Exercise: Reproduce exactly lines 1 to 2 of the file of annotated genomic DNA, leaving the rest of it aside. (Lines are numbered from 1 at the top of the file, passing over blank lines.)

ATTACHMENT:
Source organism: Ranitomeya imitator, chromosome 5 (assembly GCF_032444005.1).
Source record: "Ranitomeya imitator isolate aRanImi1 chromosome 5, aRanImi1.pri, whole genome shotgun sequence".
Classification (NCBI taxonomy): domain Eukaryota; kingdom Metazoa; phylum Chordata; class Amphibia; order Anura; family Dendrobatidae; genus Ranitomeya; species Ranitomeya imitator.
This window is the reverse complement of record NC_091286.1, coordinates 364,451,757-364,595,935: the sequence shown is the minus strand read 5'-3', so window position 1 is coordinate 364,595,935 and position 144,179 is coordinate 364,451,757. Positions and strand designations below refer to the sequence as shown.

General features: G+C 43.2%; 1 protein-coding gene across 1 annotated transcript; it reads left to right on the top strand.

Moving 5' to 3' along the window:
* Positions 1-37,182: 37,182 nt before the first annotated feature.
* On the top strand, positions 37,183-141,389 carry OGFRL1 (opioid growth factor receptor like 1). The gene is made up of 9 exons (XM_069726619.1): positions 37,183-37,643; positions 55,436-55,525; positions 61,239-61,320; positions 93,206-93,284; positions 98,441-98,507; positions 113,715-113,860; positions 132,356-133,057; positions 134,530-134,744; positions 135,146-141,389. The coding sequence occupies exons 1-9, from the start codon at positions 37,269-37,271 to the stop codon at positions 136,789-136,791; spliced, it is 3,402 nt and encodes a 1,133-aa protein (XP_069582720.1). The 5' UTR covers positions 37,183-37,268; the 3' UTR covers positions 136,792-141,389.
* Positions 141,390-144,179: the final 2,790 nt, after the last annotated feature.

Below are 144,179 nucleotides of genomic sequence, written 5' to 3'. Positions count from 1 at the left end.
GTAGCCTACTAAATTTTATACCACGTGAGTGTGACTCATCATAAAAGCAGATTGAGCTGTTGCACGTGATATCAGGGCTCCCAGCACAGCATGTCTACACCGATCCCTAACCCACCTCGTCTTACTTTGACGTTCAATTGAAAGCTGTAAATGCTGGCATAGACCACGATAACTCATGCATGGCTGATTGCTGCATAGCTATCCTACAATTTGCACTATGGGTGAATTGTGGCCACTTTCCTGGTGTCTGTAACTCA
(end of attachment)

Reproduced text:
Source organism: Ranitomeya imitator, chromosome 5 (assembly GCF_032444005.1).
Source record: "Ranitomeya imitator isolate aRanImi1 chromosome 5, aRanImi1.pri, whole genome shotgun sequence".